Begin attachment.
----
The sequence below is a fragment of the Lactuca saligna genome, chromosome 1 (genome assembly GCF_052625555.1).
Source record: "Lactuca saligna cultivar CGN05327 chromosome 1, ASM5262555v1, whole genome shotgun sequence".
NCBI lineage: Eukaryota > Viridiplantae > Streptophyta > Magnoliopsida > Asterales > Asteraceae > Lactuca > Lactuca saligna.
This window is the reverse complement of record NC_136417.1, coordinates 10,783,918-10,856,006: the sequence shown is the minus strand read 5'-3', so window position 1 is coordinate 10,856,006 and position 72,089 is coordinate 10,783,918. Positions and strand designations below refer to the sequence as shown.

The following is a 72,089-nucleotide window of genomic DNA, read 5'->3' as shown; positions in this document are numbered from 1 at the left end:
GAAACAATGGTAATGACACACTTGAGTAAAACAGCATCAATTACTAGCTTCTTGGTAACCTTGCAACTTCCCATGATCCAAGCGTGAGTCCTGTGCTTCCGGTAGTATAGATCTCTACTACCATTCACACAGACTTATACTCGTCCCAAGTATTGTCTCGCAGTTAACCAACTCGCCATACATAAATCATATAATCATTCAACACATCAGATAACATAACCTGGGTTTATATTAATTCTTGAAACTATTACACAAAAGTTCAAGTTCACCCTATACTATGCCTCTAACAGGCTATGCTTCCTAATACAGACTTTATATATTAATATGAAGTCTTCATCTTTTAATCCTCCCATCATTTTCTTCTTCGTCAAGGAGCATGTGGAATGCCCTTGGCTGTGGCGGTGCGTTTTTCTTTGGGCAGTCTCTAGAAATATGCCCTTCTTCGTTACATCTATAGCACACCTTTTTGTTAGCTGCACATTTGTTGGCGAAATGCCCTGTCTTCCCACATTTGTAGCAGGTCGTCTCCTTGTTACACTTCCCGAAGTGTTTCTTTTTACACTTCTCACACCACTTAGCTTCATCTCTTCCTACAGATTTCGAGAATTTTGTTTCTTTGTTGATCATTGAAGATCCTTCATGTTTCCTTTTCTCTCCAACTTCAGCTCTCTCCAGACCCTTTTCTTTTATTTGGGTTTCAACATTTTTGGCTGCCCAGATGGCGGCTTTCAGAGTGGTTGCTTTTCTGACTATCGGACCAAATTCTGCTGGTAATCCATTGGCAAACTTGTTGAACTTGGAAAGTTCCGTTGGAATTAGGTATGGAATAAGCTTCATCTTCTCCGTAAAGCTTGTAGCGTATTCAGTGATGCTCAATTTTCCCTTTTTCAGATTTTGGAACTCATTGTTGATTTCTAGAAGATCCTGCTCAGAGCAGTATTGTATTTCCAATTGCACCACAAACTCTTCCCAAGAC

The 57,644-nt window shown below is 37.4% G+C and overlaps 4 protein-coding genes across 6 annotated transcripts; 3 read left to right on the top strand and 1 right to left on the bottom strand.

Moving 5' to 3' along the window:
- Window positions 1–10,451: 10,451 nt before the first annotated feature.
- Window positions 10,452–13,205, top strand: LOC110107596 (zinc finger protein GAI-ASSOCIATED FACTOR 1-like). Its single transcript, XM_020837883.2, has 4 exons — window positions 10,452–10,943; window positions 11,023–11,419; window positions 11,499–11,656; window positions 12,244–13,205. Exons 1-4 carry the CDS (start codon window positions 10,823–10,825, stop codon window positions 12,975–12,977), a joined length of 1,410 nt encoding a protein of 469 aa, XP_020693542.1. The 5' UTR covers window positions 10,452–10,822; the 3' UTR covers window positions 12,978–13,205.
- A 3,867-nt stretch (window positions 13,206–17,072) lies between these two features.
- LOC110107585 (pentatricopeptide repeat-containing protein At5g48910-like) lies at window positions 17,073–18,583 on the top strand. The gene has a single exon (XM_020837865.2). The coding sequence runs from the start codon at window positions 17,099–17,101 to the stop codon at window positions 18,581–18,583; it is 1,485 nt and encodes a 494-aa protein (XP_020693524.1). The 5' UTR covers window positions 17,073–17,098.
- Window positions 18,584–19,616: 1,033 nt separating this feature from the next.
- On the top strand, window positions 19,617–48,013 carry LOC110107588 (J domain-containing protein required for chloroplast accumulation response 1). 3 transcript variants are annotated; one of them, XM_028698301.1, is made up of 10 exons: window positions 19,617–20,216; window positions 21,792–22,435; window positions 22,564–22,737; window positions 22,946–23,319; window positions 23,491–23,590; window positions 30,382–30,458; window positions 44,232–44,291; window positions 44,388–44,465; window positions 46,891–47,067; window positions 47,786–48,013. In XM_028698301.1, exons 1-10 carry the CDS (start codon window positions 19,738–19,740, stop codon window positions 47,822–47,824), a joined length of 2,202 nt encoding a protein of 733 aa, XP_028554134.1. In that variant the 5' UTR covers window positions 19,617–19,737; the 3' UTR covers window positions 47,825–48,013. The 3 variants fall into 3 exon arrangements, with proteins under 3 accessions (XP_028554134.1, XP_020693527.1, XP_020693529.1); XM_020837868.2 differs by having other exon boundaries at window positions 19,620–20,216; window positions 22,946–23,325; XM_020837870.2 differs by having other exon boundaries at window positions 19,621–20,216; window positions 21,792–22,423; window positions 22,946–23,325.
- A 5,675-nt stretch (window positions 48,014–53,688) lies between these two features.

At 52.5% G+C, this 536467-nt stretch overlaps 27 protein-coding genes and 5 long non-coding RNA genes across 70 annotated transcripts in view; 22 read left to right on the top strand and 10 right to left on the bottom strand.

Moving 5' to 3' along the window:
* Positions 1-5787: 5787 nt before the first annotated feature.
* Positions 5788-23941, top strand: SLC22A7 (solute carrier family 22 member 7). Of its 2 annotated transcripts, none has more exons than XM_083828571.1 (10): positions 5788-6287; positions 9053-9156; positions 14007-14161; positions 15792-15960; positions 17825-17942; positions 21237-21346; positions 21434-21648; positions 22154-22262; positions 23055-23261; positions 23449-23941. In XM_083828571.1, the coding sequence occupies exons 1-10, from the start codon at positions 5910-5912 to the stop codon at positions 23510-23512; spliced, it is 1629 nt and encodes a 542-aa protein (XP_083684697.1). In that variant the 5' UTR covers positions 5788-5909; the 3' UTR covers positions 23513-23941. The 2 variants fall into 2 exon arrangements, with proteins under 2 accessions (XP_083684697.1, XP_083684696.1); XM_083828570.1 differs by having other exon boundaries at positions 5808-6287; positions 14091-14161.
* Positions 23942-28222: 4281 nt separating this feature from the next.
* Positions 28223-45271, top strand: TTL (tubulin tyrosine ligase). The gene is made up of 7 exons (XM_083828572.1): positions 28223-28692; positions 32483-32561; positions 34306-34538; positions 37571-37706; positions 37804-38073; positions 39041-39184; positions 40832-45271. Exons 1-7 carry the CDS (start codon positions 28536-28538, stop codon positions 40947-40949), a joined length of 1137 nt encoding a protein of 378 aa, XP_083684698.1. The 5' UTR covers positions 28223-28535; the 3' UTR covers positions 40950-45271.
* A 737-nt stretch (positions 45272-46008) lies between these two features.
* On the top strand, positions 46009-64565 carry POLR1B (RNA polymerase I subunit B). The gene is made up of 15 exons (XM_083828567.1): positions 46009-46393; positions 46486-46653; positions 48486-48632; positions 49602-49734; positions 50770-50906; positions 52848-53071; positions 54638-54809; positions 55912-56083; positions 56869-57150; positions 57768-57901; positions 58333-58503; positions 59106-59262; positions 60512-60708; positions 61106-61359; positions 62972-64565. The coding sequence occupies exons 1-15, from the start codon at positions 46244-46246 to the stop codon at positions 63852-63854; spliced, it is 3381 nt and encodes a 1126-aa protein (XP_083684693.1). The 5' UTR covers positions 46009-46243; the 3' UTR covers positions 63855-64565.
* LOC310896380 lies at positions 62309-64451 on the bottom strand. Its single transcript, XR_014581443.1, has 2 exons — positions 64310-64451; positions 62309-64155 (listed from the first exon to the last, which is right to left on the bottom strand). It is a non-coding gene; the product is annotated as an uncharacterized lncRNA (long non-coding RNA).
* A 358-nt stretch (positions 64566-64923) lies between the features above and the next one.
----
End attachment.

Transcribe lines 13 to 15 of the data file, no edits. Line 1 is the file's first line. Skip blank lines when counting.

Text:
- Window positions 18,584–19,616: 1,033 nt separating this feature from the next.
- On the top strand, window positions 19,617–48,013 carry LOC110107588 (J domain-containing protein required for chloroplast accumulation response 1). 3 transcript variants are annotated; one of them, XM_028698301.1, is made up of 10 exons: window positions 19,617–20,216; window positions 21,792–22,435; window positions 22,564–22,737; window positions 22,946–23,319; window positions 23,491–23,590; window positions 30,382–30,458; window positions 44,232–44,291; window positions 44,388–44,465; window positions 46,891–47,067; window positions 47,786–48,013. In XM_028698301.1, exons 1-10 carry the CDS (start codon window positions 19,738–19,740, stop codon window positions 47,822–47,824), a joined length of 2,202 nt encoding a protein of 733 aa, XP_028554134.1. In that variant the 5' UTR covers window positions 19,617–19,737; the 3' UTR covers window positions 47,825–48,013. The 3 variants fall into 3 exon arrangements, with proteins under 3 accessions (XP_028554134.1, XP_020693527.1, XP_020693529.1); XM_020837868.2 differs by having other exon boundaries at window positions 19,620–20,216; window positions 22,946–23,325; XM_020837870.2 differs by having other exon boundaries at window positions 19,621–20,216; window positions 21,792–22,423; window positions 22,946–23,325.
- A 5,675-nt stretch (window positions 48,014–53,688) lies between these two features.